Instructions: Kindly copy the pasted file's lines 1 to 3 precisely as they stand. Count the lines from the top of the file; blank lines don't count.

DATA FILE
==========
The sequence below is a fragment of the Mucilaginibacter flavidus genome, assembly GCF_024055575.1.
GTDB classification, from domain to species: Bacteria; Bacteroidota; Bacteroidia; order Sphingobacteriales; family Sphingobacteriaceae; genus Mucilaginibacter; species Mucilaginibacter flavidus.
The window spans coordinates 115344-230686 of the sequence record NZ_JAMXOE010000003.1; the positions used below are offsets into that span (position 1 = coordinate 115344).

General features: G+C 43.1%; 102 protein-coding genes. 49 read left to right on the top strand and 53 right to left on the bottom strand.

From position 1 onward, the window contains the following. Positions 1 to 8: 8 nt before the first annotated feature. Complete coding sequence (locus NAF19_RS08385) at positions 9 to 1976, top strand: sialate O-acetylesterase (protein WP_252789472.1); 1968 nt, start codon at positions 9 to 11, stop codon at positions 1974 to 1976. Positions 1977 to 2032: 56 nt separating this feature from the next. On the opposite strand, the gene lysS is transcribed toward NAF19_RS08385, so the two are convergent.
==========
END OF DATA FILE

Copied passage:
The sequence below is a fragment of the Mucilaginibacter flavidus genome, assembly GCF_024055575.1.
GTDB classification, from domain to species: Bacteria; Bacteroidota; Bacteroidia; order Sphingobacteriales; family Sphingobacteriaceae; genus Mucilaginibacter; species Mucilaginibacter flavidus.
The window spans coordinates 115344-230686 of the sequence record NZ_JAMXOE010000003.1; the positions used below are offsets into that span (position 1 = coordinate 115344).